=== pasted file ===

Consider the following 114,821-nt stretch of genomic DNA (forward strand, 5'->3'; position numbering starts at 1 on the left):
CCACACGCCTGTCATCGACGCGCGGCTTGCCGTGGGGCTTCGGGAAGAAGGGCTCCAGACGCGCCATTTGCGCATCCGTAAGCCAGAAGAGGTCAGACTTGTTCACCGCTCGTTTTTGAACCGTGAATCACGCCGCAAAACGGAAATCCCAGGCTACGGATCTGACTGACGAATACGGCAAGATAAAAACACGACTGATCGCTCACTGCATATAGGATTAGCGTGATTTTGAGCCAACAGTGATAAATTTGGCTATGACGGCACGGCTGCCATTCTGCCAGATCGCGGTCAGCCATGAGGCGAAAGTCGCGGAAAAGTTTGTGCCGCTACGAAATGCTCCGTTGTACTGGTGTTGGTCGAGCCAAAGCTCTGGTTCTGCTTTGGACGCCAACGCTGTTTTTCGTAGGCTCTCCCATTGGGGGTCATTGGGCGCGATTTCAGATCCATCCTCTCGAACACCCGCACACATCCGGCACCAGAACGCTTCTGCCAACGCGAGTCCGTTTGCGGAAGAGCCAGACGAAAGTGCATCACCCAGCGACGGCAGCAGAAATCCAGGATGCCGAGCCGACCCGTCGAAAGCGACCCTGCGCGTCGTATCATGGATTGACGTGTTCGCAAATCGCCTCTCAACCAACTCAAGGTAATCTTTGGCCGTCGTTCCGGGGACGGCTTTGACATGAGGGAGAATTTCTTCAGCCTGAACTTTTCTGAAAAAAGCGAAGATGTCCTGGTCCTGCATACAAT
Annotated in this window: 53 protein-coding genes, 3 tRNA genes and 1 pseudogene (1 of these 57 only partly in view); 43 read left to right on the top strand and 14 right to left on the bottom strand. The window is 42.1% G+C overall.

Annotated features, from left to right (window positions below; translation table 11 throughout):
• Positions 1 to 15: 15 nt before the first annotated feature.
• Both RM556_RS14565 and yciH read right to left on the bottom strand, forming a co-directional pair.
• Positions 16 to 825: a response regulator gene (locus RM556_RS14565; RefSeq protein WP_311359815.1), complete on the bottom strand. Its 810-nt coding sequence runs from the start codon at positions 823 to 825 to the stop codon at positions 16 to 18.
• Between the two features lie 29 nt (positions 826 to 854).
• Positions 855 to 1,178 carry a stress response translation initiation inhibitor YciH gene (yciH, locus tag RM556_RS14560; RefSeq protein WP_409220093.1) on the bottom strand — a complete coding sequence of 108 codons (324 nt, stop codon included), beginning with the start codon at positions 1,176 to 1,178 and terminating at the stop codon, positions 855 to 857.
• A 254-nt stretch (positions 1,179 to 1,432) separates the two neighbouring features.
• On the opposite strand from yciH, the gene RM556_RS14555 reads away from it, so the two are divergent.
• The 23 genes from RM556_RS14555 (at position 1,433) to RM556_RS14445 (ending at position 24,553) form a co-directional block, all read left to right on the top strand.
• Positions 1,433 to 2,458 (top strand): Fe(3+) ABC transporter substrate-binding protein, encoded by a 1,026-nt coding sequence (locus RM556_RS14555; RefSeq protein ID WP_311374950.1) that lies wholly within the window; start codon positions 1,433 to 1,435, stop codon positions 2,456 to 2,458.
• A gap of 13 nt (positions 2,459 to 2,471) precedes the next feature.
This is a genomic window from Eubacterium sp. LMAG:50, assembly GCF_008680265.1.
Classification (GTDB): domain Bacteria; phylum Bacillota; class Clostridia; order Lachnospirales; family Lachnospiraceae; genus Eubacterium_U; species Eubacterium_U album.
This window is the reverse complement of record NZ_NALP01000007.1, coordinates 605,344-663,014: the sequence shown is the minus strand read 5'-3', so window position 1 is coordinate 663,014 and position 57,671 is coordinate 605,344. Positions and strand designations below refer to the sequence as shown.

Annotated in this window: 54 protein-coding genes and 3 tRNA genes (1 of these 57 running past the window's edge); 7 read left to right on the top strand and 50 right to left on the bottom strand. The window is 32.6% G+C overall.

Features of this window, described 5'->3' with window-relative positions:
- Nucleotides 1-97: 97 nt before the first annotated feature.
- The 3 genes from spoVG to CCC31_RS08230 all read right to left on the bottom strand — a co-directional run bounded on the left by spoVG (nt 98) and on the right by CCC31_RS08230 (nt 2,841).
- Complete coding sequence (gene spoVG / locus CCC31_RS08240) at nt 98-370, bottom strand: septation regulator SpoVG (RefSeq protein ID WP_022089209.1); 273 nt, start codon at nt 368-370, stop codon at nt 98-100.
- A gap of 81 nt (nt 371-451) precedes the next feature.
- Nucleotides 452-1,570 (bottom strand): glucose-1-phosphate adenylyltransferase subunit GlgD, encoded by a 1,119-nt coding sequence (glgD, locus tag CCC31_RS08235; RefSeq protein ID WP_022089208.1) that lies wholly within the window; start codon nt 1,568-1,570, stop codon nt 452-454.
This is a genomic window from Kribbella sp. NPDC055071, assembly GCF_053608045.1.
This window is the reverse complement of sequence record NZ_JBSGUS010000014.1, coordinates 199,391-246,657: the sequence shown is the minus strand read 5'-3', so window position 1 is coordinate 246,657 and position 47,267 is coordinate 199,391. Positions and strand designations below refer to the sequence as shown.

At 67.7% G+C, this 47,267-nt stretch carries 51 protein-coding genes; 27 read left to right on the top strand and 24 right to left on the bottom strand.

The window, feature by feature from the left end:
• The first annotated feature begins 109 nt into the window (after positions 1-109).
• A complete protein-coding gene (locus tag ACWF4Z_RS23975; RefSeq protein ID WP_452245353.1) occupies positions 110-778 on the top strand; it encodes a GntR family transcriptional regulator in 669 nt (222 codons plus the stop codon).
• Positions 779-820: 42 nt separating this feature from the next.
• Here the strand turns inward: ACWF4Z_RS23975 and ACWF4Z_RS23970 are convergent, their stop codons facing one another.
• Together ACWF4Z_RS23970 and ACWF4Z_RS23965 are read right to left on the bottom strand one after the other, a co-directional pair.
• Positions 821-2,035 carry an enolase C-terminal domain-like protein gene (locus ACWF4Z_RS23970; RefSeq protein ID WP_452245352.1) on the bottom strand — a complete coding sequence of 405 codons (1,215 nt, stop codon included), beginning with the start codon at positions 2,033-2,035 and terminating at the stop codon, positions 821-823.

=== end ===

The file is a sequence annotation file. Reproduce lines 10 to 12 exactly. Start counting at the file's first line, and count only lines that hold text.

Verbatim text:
• A 254-nt stretch (positions 1,179 to 1,432) separates the two neighbouring features.
• On the opposite strand from yciH, the gene RM556_RS14555 reads away from it, so the two are divergent.
• The 23 genes from RM556_RS14555 (at position 1,433) to RM556_RS14445 (ending at position 24,553) form a co-directional block, all read left to right on the top strand.